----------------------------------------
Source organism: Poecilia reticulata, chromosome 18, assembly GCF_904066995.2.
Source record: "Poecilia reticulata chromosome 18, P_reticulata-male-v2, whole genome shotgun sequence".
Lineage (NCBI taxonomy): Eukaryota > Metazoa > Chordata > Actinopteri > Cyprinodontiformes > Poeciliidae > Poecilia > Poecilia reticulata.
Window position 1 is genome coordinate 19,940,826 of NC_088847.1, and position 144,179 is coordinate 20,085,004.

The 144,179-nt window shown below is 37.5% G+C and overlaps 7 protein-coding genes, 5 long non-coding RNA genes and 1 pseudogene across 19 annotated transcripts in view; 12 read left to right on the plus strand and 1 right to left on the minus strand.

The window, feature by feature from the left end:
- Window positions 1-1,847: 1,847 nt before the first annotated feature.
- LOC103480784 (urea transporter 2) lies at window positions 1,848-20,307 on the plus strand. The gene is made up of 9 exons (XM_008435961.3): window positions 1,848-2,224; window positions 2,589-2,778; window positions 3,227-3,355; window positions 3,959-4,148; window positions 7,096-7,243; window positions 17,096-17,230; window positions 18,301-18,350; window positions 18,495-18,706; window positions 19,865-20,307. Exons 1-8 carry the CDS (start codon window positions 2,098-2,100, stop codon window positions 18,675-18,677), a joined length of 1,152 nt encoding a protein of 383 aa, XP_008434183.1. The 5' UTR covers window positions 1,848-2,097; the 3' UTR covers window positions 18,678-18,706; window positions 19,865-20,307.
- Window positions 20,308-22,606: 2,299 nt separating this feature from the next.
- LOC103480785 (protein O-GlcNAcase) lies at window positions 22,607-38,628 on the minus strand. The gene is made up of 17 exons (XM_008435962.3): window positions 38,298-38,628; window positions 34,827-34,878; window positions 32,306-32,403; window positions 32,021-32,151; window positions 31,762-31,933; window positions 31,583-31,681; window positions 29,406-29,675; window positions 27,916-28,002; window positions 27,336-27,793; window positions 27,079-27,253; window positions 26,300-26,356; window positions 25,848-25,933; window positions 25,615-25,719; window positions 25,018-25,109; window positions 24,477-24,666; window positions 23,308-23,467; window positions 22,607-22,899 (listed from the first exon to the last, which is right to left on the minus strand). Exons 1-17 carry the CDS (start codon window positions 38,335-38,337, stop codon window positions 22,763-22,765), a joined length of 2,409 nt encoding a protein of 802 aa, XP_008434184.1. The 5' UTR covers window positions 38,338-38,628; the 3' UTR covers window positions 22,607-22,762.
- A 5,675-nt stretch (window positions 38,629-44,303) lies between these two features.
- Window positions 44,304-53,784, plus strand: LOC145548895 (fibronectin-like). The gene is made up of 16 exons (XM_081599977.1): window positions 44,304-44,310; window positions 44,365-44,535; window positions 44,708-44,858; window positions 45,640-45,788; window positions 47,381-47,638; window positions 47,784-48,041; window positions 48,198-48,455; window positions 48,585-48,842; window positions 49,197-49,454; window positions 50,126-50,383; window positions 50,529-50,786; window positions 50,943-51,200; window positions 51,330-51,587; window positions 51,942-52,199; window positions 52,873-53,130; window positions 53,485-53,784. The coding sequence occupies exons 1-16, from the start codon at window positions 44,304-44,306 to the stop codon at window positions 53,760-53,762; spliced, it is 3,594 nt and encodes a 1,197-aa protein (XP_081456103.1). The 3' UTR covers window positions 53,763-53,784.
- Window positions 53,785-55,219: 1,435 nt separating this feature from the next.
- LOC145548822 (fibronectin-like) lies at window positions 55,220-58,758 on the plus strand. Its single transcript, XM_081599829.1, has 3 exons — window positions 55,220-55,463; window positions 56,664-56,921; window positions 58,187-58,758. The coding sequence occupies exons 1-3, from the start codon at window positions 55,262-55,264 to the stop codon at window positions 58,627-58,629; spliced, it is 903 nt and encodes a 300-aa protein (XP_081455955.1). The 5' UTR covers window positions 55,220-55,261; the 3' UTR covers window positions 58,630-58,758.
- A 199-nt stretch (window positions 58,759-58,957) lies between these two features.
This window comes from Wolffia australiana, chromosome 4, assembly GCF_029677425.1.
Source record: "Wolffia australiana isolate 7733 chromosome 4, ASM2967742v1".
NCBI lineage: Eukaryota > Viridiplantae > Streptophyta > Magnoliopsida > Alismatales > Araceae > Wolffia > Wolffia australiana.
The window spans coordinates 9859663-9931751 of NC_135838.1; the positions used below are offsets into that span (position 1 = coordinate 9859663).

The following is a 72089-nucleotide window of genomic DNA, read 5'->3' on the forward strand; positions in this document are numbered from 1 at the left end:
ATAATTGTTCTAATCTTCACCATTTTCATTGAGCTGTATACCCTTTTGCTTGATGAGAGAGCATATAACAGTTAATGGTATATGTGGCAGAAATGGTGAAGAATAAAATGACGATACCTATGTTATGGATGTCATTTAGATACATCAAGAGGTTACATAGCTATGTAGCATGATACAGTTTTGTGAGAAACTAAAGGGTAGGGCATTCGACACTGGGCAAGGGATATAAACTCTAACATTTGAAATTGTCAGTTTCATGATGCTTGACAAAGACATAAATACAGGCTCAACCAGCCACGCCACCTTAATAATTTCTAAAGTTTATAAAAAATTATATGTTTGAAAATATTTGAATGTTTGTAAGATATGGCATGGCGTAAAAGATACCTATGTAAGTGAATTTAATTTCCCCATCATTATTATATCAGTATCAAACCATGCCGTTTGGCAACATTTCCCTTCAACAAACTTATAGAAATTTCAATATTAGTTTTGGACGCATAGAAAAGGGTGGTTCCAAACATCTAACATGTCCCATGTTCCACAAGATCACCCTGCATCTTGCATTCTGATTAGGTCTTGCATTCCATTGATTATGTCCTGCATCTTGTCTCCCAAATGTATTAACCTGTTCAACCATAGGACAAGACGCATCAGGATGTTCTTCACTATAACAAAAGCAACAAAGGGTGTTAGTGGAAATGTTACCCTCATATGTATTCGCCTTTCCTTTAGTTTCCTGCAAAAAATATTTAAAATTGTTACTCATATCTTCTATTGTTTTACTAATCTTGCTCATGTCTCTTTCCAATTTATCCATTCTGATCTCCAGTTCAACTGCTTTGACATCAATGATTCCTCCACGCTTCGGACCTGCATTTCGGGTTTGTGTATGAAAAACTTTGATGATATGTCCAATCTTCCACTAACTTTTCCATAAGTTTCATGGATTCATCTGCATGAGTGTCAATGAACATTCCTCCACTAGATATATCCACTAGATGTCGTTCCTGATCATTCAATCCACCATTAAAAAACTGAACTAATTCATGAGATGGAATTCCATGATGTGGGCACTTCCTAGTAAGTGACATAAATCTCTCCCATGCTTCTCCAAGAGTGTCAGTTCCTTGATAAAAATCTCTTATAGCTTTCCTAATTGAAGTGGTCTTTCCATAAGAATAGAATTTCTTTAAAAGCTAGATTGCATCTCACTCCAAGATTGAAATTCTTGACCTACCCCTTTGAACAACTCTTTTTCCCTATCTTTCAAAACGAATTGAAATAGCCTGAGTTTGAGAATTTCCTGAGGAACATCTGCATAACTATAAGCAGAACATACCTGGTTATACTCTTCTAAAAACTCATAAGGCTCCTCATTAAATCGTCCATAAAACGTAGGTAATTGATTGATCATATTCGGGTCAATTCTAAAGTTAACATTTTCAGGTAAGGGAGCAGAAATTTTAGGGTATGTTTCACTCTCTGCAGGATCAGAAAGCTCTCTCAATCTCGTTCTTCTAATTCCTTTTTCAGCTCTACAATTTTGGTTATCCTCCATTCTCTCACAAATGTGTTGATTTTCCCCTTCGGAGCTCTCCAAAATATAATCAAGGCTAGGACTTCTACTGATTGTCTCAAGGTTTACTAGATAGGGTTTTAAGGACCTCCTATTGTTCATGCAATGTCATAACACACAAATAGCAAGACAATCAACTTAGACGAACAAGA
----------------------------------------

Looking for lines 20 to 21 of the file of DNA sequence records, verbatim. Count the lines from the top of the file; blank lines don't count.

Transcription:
The following is a 72089-nucleotide window of genomic DNA, read 5'->3' on the forward strand; positions in this document are numbered from 1 at the left end:
ATAATTGTTCTAATCTTCACCATTTTCATTGAGCTGTATACCCTTTTGCTTGATGAGAGAGCATATAACAGTTAATGGTATATGTGGCAGAAATGGTGAAGAATAAAATGACGATACCTATGTTATGGATGTCATTTAGATACATCAAGAGGTTACATAGCTATGTAGCATGATACAGTTTTGTGAGAAACTAAAGGGTAGGGCATTCGACACTGGGCAAGGGATATAAACTCTAACATTTGAAATTGTCAGTTTCATGATGCTTGACAAAGACATAAATACAGGCTCAACCAGCCACGCCACCTTAATAATTTCTAAAGTTTATAAAAAATTATATGTTTGAAAATATTTGAATGTTTGTAAGATATGGCATGGCGTAAAAGATACCTATGTAAGTGAATTTAATTTCCCCATCATTATTATATCAGTATCAAACCATGCCGTTTGGCAACATTTCCCTTCAACAAACTTATAGAAATTTCAATATTAGTTTTGGACGCATAGAAAAGGGTGGTTCCAAACATCTAACATGTCCCATGTTCCACAAGATCACCCTGCATCTTGCATTCTGATTAGGTCTTGCATTCCATTGATTATGTCCTGCATCTTGTCTCCCAAATGTATTAACCTGTTCAACCATAGGACAAGACGCATCAGGATGTTCTTCACTATAACAAAAGCAACAAAGGGTGTTAGTGGAAATGTTACCCTCATATGTATTCGCCTTTCCTTTAGTTTCCTGCAAAAAATATTTAAAATTGTTACTCATATCTTCTATTGTTTTACTAATCTTGCTCATGTCTCTTTCCAATTTATCCATTCTGATCTCCAGTTCAACTGCTTTGACATCAATGATTCCTCCACGCTTCGGACCTGCATTTCGGGTTTGTGTATGAAAAACTTTGATGATATGTCCAATCTTCCACTAACTTTTCCATAAGTTTCATGGATTCATCTGCATGAGTGTCAATGAACATTCCTCCACTAGATATATCCACTAGATGTCGTTCCTGATCATTCAATCCACCATTAAAAAACTGAACTAATTCATGAGATGGAATTCCATGATGTGGGCACTTCCTAGTAAGTGACATAAATCTCTCCCATGCTTCTCCAAGAGTGTCAGTTCCTTGATAAAAATCTCTTATAGCTTTCCTAATTGAAGTGGTCTTTCCATAAGAATAGAATTTCTTTAAAAGCTAGATTGCATCTCACTCCAAGATTGAAATTCTTGACCTACCCCTTTGAACAACTCTTTTTCCCTATCTTTCAAAACGAATTGAAATAGCCTGAGTTTGAGAATTTCCTGAGGAACATCTGCATAACTATAAGCAGAACATACCTGGTTATACTCTTCTAAAAACTCATAAGGCTCCTCATTAAATCGTCCATAAAACGTAGGTAATTGATTGATCATATTCGGGTCAATTCTAAAGTTAACATTTTCAGGTAAGGGAGCAGAAATTTTAGGGTATGTTTCACTCTCTGCAGGATCAGAAAGCTCTCTCAATCTCGTTCTTCTAATTCCTTTTTCAGCTCTACAATTTTGGTTATCCTCCATTCTCTCACAAATGTGTTGATTTTCCCCTTCGGAGCTCTCCAAAATATAATCAAGGCTAGGACTTCTACTGATTGTCTCAAGGTTTACTAGATAGGGTTTTAAGGACCTCCTATTGTTCATGCAATGTCATAACACACAAATAGCAAGACAATCAACTTAGACGAACAAGA